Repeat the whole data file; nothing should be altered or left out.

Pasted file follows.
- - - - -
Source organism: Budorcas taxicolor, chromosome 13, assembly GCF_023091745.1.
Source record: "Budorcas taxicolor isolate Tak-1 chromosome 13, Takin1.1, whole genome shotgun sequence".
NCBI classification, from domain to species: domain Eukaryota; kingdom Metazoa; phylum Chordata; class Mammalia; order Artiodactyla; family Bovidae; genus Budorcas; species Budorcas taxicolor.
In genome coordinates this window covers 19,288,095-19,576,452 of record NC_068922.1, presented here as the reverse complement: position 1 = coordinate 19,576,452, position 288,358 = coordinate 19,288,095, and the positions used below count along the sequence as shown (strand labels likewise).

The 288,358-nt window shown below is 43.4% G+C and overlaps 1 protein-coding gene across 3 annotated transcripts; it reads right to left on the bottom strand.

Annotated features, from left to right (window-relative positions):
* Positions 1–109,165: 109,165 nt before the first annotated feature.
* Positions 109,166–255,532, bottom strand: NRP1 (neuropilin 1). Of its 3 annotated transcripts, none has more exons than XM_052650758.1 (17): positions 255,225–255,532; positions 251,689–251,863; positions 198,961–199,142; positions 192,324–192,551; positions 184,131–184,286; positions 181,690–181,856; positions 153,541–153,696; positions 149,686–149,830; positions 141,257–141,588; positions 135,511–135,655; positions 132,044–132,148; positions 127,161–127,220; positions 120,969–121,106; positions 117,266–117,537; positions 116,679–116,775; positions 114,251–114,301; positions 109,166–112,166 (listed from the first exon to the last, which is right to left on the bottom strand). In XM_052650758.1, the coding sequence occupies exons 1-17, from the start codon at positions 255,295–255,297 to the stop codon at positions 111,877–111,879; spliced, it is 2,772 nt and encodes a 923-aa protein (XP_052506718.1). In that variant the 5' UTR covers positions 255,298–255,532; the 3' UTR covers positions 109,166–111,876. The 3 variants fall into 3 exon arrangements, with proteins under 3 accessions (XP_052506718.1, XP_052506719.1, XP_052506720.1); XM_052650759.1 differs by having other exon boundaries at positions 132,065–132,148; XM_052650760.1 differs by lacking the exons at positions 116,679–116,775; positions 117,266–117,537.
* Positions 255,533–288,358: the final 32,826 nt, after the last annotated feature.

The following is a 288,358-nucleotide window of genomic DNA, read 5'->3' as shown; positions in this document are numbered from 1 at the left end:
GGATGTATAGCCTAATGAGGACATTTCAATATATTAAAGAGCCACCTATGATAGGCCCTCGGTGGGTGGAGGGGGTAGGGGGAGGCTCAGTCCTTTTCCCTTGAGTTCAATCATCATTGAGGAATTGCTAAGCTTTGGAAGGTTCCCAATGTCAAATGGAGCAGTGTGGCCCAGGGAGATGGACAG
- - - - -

Source organism: Budorcas taxicolor, chromosome 13, assembly GCF_023091745.1.
Source record: "Budorcas taxicolor isolate Tak-1 chromosome 13, Takin1.1, whole genome shotgun sequence".
NCBI classification, from domain to species: domain Eukaryota; kingdom Metazoa; phylum Chordata; class Mammalia; order Artiodactyla; family Bovidae; genus Budorcas; species Budorcas taxicolor.
In genome coordinates this window covers 19,288,095-19,576,452 of record NC_068922.1, presented here as the reverse complement: position 1 = coordinate 19,576,452, position 288,358 = coordinate 19,288,095, and the positions used below count along the sequence as shown (strand labels likewise).

The 288,358-nt window shown below is 43.4% G+C and overlaps 1 protein-coding gene across 3 annotated transcripts; it reads right to left on the bottom strand.

Annotated features, from left to right (window-relative positions):
* Positions 1–109,165: 109,165 nt before the first annotated feature.
* Positions 109,166–255,532, bottom strand: NRP1 (neuropilin 1). Of its 3 annotated transcripts, none has more exons than XM_052650758.1 (17): positions 255,225–255,532; positions 251,689–251,863; positions 198,961–199,142; positions 192,324–192,551; positions 184,131–184,286; positions 181,690–181,856; positions 153,541–153,696; positions 149,686–149,830; positions 141,257–141,588; positions 135,511–135,655; positions 132,044–132,148; positions 127,161–127,220; positions 120,969–121,106; positions 117,266–117,537; positions 116,679–116,775; positions 114,251–114,301; positions 109,166–112,166 (listed from the first exon to the last, which is right to left on the bottom strand). In XM_052650758.1, the coding sequence occupies exons 1-17, from the start codon at positions 255,295–255,297 to the stop codon at positions 111,877–111,879; spliced, it is 2,772 nt and encodes a 923-aa protein (XP_052506718.1). In that variant the 5' UTR covers positions 255,298–255,532; the 3' UTR covers positions 109,166–111,876. The 3 variants fall into 3 exon arrangements, with proteins under 3 accessions (XP_052506718.1, XP_052506719.1, XP_052506720.1); XM_052650759.1 differs by having other exon boundaries at positions 132,065–132,148; XM_052650760.1 differs by lacking the exons at positions 116,679–116,775; positions 117,266–117,537.
* Positions 255,533–288,358: the final 32,826 nt, after the last annotated feature.

The following is a 288,358-nucleotide window of genomic DNA, read 5'->3' as shown; positions in this document are numbered from 1 at the left end:
GGATGTATAGCCTAATGAGGACATTTCAATATATTAAAGAGCCACCTATGATAGGCCCTCGGTGGGTGGAGGGGGTAGGGGGAGGCTCAGTCCTTTTCCCTTGAGTTCAATCATCATTGAGGAATTGCTAAGCTTTGGAAGGTTCCCAATGTCAAATGGAGCAGTGTGGCCCAGGGAGATGGACAG